Talk to any Camas High School athlete and they’ll tell you they go straight to Twitter after big events to check out the new pictures posted by Kris Cavin, a Camas insurance agent who volunteers his time to capture remarkable memories and share them for free online.
“It’s all joy,” Cavin recently told the Post-Record from his Country Financial office on 4th Avenue. “I can’t say enough about it. For me, the smiles and ‘thank-yous’ are more important than money.”
The journey started when Cavin’s now-23-year-old son Jakob was an 8-year-old soccer player in Camas. Cavin remembers sitting in the stands during a game and hearing some of the other parents expressing negative comments about the coaches.
“I thought, ‘You know, if I could just grab a camera, I’ll bet I could go over there on the sidelines and just take in these special moments and be by myself,'” Cavin said.
He brought a camera to the next game, and afterwards parents started asking him to share his photos. It wasn’t long before Camas football players were requesting pictures from Cavin, but there was a problem — Greater St. Helens League officials don’t allow parents with cameras on the sidelines during games, and kept asking Cavin to leave, which created a firestorm of controversy among students anxious to see his outstanding action shots.
“I still remember standing in line to buy my ticket to a Camas football game when (Camas athletic director) Rory Oster approached me in the ticket line and said, ‘We are giving you a sideline pass,'” said Cavin, who hasn’t missed many home Camas games in any sport since that day.
He has also earned a sideline pass from the Washington Interscholastic Activities Association which allows him to travel to playoff games throughout Washington.
He’s on his eighth camera since that first soccer game.
Local families cherish photos
Dozens of Cavin’s photos line the television room in John and Kris Blair’s Prune Hill home. Most are them are of of their son Jake, a Camas junior who plays quarterback for the 4A state championship-winning football team and pitches for the Papermakers’ baseball team.
“It’s great for us because we couldn’t have these types of quality pictures up in our home if it wasn’t for Kris,” Kris Blair said.
John recalled his wife attempting to take action shots of Jake with her iPhone before learning about Cavin and his free pictures.
“She would be standing up the entire game just trying to capture anything,” John.
The Blairs recently drove Cavin to and from the 4A state championship football game, held in Tacoma in December, so he could ride in the back seat and put the cherished game photos online as soon as possible.
One of the Blair family’s favorite photographs is not actually of Jake, however; it’s of his grandfather saluting the flag before a game. Cavin never just take pictures of top athletes. He also includes players who spend a lot of time supporting their teammates from the bench and family members in the stands.
“You don’t have to be a star player to be on @itisphototime,” Cavin said. “I never just photograph the sport. It’s always about the event.”
‘I never delete a photo’
More than 250,000 photos are currently in multiple hard drives that Cavin uses to organize all of his snapshots. He saves them all because he never knows when they might be needed.
Each picture is tagged with names and dates, allowing Cavin to go back in time and gather photos for thumb drives (branded with his business name and phone number) that he shares with families.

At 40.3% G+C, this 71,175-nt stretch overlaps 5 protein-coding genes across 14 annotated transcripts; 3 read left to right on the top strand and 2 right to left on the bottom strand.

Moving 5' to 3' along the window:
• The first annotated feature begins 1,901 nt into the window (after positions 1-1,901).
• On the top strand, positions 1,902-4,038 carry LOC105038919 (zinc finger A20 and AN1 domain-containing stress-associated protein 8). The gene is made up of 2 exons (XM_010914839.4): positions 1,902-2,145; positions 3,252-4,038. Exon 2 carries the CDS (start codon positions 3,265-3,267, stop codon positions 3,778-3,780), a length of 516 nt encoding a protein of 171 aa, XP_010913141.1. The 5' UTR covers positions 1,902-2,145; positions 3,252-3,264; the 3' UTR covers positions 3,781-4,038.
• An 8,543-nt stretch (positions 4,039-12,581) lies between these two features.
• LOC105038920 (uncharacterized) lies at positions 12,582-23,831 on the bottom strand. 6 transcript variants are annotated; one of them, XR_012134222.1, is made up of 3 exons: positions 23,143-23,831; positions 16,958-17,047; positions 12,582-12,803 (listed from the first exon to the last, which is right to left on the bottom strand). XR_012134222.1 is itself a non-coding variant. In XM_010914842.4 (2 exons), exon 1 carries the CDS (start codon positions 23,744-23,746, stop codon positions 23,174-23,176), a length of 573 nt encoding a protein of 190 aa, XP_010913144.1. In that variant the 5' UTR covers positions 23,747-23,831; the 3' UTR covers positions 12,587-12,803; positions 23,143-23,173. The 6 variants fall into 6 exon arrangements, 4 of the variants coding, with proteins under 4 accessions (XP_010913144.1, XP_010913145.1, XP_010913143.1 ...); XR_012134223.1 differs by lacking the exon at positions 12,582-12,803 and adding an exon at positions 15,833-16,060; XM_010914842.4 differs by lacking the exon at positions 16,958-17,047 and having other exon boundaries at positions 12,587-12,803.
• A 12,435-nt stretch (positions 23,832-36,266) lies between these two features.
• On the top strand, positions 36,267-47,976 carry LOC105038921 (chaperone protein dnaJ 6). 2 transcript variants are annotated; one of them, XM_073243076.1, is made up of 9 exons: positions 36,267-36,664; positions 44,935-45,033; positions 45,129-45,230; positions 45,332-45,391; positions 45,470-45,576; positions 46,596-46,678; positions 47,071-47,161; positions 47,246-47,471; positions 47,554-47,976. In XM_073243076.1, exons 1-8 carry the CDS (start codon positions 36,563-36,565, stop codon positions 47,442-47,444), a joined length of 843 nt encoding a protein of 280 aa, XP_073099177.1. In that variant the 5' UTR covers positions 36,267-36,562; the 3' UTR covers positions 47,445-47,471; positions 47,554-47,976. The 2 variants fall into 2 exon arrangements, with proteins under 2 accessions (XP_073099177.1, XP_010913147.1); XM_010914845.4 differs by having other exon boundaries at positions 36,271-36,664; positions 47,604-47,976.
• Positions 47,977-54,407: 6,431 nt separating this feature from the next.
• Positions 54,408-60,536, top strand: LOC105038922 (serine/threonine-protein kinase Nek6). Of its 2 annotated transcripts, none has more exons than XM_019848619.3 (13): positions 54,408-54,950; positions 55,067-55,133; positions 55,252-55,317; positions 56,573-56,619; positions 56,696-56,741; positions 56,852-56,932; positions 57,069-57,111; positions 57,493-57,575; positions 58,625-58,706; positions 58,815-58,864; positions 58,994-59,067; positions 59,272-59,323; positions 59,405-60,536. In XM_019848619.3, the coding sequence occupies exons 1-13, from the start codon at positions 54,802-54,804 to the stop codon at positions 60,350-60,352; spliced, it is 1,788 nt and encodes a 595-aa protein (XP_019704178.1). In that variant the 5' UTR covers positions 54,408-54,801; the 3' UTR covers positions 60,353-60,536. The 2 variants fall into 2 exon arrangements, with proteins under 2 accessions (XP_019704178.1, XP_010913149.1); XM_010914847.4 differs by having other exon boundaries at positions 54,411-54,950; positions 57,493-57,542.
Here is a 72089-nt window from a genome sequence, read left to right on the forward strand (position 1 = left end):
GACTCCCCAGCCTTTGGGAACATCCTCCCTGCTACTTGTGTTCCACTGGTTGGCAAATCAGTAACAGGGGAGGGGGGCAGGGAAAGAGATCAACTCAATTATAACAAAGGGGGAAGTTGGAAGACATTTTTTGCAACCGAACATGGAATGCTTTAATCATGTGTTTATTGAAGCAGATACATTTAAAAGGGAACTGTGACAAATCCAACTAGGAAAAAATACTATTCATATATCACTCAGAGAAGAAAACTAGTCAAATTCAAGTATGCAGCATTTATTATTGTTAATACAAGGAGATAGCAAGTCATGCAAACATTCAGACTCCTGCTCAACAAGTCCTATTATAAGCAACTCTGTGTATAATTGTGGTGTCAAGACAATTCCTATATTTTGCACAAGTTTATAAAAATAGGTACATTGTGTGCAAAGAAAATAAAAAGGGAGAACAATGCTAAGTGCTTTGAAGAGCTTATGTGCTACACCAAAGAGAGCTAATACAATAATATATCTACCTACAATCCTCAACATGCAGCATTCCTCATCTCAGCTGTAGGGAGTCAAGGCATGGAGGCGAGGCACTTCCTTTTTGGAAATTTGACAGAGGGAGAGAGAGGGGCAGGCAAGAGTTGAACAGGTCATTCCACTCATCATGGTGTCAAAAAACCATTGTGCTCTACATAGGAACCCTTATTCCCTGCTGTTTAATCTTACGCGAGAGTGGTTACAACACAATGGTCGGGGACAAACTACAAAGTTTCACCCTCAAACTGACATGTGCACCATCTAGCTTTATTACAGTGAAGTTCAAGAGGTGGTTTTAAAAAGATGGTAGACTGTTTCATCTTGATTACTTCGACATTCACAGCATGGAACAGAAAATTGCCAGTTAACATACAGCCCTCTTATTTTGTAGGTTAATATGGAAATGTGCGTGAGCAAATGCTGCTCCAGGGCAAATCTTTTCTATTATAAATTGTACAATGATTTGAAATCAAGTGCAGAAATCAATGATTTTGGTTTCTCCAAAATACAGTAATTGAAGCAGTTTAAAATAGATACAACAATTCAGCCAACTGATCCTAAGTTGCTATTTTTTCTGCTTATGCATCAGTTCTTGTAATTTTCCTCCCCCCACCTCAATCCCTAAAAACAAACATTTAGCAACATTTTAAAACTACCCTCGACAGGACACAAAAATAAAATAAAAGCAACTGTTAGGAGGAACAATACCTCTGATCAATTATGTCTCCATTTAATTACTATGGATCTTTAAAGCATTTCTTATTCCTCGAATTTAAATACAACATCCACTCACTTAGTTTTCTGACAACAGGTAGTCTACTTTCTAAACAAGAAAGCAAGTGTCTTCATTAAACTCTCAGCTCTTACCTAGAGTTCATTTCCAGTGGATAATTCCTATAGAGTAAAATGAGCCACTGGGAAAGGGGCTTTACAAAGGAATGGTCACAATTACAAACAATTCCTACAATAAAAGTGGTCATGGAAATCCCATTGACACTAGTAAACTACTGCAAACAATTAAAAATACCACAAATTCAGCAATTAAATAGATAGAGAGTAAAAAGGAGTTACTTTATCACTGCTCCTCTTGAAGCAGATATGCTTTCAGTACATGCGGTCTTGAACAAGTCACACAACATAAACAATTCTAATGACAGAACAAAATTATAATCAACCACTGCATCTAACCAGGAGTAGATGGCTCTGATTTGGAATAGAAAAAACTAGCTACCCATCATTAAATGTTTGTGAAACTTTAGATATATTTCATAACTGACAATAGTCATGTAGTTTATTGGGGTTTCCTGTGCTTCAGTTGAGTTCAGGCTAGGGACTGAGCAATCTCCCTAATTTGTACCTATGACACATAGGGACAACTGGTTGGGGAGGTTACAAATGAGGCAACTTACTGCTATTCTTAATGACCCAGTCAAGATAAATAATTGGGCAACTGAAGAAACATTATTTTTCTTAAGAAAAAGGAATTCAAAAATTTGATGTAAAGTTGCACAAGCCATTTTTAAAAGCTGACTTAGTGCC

Last September, cancer took the young life of Alicea De Vera, a Camas cheerleader who used to put a smile on Cavin’s face with fresh rice crispy treats when he was shooting photos on the sidelines.
“When Alicea passed away I was able to go to the funeral and give the family one of my thumb drives with about 50 different photos of her cheering,” Cavin said. “(She was) just an awesome kid.”
Recently, a Camas student’s car was broken into, and his smartphone, which had all of his prized photos, was stolen. Cavin heard about the situation and dug up dozens of pictures for the student to replenish his sports photo library.
Amy Wing is a parent and Camas teacher whose daughter Lizzy is a member of Camas High School’s gymnastics team and son Danny played soccer at Camas for four years. During the past eight years, Cavin has provided the Wing family with hundreds of photos.
“I had the honor of teaching both of his children in elementary school, and his dedication to his own family and families in the Camas community has been priceless,” Amy Wing said. “It’s an incredible example of how you can bless others with your talents and touch hearts forever.”
Overcoming tragedy with photography
When Cavin takes pictures from the sidelines, his focus and passion is intense. Athletes are conditioned to immediately find Cavin after games for emotional group photos.
That love for photography helped Cavin through a tough time in 2016, when he went to visit his father and discovered him dead.
“My wife said, ‘Are you going to be able to drive home?'” Cavin said. “I said, ‘I’m not coming home. I’ve got to photograph senior soccer night.'” Cavin drove straight from that terrifying moment to Doc Harris Stadium.
“That was two-and-a-half hours to take my mind off what I had just witnessed, and to me it was beautiful and amazing just to be able to do that,” Cavin said.
Cavin said that everything goes out of his mind when he creates quality photos because he knows they will make people happy. His own children now attend Eastern Washington University, but his photography schedule is busier than ever. He even sometimes takes pictures for other schools, including Washougal and Evergreen.
“I don’t golf, I don’t fish, I don’t hunt,” he said. “People have their hobbies that they just have to do. For me, it’s all about photo time.”